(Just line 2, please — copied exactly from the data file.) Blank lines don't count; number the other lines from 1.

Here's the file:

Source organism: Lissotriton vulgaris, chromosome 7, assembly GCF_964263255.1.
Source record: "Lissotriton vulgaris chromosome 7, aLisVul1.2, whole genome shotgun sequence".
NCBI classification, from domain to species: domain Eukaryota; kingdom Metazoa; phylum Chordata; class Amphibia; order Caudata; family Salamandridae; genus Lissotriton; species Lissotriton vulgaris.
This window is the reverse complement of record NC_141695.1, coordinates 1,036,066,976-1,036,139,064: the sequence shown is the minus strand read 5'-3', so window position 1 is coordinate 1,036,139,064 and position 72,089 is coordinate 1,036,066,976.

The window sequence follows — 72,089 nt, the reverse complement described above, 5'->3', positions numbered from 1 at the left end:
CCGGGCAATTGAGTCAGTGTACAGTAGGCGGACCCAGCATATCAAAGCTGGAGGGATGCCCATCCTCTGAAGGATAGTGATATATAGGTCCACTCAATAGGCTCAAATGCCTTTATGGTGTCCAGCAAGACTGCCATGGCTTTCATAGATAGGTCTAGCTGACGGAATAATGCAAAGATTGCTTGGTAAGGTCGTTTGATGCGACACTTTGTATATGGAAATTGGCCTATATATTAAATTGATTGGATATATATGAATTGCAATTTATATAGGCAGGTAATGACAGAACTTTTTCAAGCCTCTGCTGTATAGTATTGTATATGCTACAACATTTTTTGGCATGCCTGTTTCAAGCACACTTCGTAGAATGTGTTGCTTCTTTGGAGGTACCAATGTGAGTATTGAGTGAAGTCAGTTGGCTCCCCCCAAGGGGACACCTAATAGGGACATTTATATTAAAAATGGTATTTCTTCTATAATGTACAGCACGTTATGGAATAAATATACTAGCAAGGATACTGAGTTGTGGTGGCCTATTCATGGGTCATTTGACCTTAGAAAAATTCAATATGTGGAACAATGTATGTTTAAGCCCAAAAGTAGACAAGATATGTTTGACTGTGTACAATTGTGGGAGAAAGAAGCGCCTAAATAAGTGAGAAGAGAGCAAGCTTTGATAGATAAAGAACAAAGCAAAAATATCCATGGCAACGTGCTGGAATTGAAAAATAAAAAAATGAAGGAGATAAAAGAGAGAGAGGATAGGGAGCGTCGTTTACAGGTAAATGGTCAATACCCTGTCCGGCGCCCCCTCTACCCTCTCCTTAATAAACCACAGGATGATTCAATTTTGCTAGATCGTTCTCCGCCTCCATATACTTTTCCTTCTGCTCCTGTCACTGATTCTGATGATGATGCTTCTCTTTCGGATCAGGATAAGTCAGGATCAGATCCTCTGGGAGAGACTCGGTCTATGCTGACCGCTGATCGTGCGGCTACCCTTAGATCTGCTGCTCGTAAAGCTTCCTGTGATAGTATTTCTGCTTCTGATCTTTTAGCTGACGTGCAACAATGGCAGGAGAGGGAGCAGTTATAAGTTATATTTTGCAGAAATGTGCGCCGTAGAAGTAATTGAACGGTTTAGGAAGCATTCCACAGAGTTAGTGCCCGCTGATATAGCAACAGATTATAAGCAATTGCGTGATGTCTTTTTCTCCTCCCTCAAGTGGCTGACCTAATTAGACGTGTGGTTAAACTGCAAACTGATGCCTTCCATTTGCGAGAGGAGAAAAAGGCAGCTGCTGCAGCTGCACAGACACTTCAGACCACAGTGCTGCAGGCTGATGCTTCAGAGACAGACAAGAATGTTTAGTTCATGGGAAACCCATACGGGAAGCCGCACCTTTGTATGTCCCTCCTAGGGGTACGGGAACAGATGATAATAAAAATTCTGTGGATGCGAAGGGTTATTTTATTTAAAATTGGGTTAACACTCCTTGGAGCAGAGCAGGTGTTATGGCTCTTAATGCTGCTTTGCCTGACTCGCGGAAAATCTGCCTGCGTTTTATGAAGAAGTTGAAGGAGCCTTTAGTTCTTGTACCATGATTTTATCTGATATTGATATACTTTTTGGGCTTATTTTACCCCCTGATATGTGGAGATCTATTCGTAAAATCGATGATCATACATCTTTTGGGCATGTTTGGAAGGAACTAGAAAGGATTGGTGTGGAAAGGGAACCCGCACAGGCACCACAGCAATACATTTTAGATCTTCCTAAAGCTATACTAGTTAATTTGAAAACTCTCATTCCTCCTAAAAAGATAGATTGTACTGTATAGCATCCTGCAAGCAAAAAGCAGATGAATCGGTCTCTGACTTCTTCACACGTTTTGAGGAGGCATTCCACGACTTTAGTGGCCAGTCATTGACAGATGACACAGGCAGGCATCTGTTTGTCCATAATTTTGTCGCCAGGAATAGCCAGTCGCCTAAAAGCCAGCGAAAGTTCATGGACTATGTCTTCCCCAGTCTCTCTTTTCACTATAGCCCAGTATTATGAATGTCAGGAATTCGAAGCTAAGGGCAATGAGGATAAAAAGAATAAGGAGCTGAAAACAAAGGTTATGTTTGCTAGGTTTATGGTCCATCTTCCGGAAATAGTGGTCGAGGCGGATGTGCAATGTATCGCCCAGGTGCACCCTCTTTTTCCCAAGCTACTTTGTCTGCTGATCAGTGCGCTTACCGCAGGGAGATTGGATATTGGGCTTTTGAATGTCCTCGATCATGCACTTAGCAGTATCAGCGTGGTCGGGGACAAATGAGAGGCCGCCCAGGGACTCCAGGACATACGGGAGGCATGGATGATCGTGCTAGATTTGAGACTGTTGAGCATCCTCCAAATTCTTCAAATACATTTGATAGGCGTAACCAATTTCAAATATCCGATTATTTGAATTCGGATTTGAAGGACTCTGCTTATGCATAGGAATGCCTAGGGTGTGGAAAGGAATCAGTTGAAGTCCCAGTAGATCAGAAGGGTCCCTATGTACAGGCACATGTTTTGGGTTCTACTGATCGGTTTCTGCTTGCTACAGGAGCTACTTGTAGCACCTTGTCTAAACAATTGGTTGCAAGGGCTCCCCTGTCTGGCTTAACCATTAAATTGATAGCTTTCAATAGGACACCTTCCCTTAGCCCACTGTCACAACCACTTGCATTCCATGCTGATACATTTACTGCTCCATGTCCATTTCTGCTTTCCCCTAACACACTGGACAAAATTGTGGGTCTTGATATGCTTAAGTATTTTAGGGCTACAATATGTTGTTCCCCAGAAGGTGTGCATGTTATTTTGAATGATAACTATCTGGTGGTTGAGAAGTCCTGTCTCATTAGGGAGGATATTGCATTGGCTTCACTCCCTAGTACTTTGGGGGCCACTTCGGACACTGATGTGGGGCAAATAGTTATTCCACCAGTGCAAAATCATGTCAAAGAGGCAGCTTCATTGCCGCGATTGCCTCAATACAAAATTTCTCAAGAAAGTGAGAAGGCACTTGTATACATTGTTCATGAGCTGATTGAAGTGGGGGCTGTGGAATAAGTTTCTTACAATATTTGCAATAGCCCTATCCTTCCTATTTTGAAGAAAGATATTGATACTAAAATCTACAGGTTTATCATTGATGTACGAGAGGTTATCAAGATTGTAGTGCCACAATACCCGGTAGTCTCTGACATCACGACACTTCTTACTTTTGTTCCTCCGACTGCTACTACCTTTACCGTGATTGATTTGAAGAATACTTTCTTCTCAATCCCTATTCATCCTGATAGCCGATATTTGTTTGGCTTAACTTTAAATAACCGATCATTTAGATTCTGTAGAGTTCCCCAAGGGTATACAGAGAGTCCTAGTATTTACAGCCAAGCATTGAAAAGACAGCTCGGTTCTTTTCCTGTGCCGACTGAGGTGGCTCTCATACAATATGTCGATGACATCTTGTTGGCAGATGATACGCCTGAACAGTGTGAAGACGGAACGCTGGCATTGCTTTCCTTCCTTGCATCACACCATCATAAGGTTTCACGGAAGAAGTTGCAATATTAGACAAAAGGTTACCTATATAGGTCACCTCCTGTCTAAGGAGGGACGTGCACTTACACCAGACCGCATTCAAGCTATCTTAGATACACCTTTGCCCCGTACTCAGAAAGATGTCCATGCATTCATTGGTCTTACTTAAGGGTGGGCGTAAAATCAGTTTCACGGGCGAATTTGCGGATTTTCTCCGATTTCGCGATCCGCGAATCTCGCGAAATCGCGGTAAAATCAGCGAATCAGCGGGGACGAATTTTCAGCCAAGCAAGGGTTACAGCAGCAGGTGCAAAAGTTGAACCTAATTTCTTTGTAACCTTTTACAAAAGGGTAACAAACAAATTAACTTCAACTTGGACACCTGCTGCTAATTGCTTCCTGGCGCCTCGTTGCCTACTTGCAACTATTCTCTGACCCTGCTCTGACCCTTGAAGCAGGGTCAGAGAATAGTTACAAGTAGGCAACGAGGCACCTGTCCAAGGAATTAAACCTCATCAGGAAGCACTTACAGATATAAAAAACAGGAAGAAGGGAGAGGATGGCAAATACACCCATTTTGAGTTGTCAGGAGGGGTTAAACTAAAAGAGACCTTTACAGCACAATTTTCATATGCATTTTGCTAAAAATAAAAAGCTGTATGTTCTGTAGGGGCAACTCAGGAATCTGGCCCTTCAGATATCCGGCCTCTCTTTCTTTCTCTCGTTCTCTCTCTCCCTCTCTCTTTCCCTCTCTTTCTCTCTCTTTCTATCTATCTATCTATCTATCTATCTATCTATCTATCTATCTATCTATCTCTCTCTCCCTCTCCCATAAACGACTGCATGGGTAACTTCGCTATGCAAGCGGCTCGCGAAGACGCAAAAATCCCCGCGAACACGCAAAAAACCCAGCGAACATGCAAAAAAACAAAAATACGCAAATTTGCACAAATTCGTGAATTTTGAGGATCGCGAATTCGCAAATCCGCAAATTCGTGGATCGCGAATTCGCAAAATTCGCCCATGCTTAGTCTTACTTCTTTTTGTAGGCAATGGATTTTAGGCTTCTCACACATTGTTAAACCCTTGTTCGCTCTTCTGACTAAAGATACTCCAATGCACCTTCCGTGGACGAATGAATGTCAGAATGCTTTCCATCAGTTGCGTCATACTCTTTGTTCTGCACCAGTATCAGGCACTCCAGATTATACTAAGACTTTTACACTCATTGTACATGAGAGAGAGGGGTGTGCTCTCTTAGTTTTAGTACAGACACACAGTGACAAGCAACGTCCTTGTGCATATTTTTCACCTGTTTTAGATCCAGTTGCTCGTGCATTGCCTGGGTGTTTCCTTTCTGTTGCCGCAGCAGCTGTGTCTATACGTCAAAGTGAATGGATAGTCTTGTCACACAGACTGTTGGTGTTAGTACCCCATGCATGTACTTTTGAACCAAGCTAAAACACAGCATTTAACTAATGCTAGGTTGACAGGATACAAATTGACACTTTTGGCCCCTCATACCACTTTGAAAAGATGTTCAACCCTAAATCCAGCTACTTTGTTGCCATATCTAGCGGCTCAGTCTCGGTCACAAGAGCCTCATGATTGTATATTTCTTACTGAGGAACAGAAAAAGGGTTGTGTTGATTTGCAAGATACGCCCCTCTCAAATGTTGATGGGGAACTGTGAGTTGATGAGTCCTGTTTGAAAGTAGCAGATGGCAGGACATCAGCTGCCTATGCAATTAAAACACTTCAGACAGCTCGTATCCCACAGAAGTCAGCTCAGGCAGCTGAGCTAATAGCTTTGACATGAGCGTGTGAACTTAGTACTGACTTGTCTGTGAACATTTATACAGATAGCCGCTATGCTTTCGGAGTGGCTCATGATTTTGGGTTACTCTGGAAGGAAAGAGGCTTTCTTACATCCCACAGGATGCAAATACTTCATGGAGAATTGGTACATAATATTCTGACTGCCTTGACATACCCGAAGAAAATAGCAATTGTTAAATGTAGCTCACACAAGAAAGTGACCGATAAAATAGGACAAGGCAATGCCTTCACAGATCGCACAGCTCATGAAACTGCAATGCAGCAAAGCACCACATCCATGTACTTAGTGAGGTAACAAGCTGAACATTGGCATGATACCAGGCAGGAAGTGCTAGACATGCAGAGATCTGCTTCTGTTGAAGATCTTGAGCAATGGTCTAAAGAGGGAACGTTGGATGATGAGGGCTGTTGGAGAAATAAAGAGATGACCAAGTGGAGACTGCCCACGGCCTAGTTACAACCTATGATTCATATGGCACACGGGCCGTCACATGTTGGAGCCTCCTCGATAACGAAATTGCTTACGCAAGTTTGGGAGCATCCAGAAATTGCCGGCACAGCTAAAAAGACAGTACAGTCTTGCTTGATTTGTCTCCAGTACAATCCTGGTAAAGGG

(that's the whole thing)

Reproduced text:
Source record: "Lissotriton vulgaris chromosome 7, aLisVul1.2, whole genome shotgun sequence".